Transparency International recently released its 10th annual progress report on implementation of the OECD anti-bribery convention. Canada, which has been criticized for lacklustre anti-corruption activity in the past, came in for some praise in this year's report: it was one of only two states (New Zealand was the other) whose performance under the Convention had improved, and it moved from the "Limited Enforcement" category to the "Moderate Enforcement" category.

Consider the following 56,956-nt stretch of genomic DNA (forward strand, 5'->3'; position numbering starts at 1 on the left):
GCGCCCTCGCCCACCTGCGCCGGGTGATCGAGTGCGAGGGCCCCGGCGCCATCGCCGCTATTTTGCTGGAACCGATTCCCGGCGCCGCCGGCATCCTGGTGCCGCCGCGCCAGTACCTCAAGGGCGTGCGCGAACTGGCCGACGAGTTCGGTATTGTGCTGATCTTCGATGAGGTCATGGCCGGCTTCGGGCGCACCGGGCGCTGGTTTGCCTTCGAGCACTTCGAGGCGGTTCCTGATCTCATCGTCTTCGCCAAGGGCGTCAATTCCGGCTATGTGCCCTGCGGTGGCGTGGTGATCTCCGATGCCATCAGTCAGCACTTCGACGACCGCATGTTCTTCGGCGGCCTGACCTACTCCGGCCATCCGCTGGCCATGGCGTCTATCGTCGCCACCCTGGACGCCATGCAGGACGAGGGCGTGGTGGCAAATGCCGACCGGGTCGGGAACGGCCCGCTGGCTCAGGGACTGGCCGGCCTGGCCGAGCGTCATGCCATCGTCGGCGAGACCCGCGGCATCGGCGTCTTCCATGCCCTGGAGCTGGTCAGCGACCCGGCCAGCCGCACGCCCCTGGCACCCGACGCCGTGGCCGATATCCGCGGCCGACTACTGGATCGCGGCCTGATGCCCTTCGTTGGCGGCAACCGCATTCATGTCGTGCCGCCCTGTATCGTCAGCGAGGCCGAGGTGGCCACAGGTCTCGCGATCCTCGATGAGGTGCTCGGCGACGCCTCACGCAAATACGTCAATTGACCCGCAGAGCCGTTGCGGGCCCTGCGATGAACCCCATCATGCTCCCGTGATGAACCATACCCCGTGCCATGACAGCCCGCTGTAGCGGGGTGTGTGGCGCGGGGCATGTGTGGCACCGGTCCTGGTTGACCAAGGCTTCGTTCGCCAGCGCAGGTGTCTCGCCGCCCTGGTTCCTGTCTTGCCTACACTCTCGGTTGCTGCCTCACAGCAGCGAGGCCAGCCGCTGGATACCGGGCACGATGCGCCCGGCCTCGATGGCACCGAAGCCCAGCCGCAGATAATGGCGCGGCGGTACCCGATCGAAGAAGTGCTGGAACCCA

Canada's improvement is attributed by the report to two factors. The first was what TI calls "major legislative changes" which Canada introduced. This refers, I think, to the fact that in 2013 amendments Canada extended an extended nationality jurisdiction over offences covered by the Convention. As readers of the book know (see pp. 365-66), I think this overstates how badly Canada actually needed to exercise explicit nationality jurisdiction, particularly as it is not mandatory under the Convention. The second factor is the undeniable upswing in the energy and resources put into anti-corruption prosecutions by the RCMP and allied authorities. The trial and conviction of Nazir Karigar (which I have blogged about here and here) was a major event, as are recent arrests of SNC Lavalin officials.